Mississippi State tops LSU in 17-inning, nearly 7-hour marathon
HOOVER, Ala. — Mississippi State and LSU played deep into the night, and then a good chunk of the morning. Just when it was looking like they might see sunrise break over the Hoover Met, Gunner Halter brought the fun to an end.
The junior outfielder delivered a walk-off RBI single in the bottom of the 17th inning to give Mississippi State a 6-5 win over LSU early Thursday morning — in a game that started Wednesday evening — in the longest game in Southeastern Conference Tournament history.
“Please don’t throw him out,” Halter laughed of his reaction to seeing his hit get through. “I was just ready for this thing to be over with.”
The 17-inning marathon tied the tournament record for longest game by innings. By time, it wasn’t even close. At 6 hours and 43 minutes, it shattered the old mark of 5 hours, 7 minutes set by LSU and Florida in 2016.
The teams combined to throw 552 pitches, spread among 11 pitchers who racked up 32 strikeouts. The teams also drew 18 walks and had 30 combined hits.
Mississippi State used seven pitchers, with starter Brandon Smith (four innings), Cole Gordon (five innings) and Keegan James (2 2/3 innings) going the longest. James (4-1) got the win.
LSU reliever Matthew Beck, Zack Hess and Ma’Khail Hilliard (0-4) kept Mississippi State scoreless for 13 innings before the Bulldogs took advantage of some late mistakes to win. Hilliard had eight strikeouts, and LSU had 17 as a staff.
“It’s a shame either team had to lose,” said LSU coach Paul Mainieri. “Our guys laid it out on the line tonight, one guy after another delivered courageous performances. It’s just unfortunate that we couldn’t get the win. It was an amazing and unusual night, that’s for sure.”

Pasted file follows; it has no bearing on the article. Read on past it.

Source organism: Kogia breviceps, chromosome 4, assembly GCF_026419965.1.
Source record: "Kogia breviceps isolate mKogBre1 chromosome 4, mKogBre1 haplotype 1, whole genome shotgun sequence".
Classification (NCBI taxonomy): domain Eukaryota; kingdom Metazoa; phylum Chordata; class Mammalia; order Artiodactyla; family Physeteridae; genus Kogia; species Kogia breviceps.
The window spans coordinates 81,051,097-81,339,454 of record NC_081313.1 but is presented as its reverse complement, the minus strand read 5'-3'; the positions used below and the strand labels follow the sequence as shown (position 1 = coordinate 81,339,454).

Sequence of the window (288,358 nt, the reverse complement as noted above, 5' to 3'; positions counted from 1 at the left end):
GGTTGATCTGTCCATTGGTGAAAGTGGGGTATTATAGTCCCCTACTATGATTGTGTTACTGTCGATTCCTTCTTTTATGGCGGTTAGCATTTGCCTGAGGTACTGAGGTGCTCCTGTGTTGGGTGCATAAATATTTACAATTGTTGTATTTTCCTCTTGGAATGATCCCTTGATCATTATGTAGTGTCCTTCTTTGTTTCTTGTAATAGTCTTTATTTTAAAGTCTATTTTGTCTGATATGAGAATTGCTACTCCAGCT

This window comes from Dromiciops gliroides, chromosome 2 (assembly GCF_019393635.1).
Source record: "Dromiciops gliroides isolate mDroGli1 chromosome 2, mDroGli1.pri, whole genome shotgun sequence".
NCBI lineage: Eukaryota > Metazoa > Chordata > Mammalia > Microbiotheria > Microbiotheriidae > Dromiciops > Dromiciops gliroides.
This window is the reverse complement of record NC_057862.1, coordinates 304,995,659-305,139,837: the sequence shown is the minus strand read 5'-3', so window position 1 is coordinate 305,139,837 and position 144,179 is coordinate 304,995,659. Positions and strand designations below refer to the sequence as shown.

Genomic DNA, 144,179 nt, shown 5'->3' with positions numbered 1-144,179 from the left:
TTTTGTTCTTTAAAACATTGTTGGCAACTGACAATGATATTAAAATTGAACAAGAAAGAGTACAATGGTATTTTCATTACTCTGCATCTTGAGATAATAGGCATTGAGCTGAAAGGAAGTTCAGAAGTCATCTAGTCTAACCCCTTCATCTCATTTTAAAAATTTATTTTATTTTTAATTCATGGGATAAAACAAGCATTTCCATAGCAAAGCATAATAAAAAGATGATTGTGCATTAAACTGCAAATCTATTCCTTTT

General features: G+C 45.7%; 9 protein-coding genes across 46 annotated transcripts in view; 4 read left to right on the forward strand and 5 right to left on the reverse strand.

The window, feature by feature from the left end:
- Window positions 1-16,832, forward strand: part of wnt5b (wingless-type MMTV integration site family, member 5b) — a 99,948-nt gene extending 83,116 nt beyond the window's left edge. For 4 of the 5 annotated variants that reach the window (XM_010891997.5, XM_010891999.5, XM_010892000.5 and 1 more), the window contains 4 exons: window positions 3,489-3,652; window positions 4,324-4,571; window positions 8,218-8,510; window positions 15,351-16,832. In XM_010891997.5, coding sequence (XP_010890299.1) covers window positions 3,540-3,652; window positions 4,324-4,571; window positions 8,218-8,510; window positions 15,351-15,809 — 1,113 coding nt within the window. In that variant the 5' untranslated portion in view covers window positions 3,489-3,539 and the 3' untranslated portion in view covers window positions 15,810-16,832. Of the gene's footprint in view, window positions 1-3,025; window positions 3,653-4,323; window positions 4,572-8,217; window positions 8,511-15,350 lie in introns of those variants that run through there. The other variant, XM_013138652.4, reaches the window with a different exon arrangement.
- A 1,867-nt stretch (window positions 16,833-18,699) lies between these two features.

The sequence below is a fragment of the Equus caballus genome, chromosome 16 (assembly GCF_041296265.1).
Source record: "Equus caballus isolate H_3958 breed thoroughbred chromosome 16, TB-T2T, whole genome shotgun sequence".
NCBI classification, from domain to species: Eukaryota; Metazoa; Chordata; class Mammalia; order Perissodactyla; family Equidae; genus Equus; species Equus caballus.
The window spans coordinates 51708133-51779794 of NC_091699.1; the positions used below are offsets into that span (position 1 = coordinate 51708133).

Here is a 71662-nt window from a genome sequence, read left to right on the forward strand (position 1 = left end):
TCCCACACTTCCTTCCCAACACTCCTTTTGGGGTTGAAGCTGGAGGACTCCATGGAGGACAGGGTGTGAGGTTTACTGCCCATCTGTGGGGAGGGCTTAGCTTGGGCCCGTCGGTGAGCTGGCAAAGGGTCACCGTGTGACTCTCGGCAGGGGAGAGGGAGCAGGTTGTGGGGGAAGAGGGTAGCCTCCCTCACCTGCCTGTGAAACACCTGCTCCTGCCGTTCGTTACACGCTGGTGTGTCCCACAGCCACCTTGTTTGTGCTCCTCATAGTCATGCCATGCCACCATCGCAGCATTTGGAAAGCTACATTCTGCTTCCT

The reward for Mississippi State (46-11) was an entry into the winners’ bracket of the double-elimination tournament and an afternoon of sleep. It won’t play until 8 p.m. Thursday against Vanderbilt.
The penalty for LSU (35-23) was a trip to the losers’ bracket and a difficult turnaround. After leaving the field at 3:03 a.m., the Tigers have to play Auburn in an elimination game at 1 p.m. Thursday.
They also played for 3 1/2 hours in their opener against South Carolina on Tuesday, in a game that ended after midnight.
The path to a long and historic night was set in the eighth inning, when Giovanni DiGiacomo hit a two-run home run to tie the game at 4 and cap LSU’s comeback from a 4-0 deficit.
Neither team scored again until the 16th inning, when DiGiacomo hit a sacrifice fly to give LSU a 5-4 lead. Mississippi State answered in the bottom half, however, when Rowdey Jordan scored on an error and the teams played on.
But not for too much longer.
In the bottom of the 17th, Justin Foscue struck out but reached base on a wild pitch. Dustin Skelton did the same thing, putting runners at first and second instead of the inning being over.
Halter then singled up the middle, past diving LSU shortstop Josh Smith. Foscue hustled around third and dove headfirst across home plate as the throw came late and up the first base line.
“I was walking up there and coach looked at me and said let’s take a two-strike approach and try to win the game, because we had been striking out a lot,” Halter said. “I just went up there and didn’t do my leg kick or anything. I just tried to put the ball in play and it worked out for us.”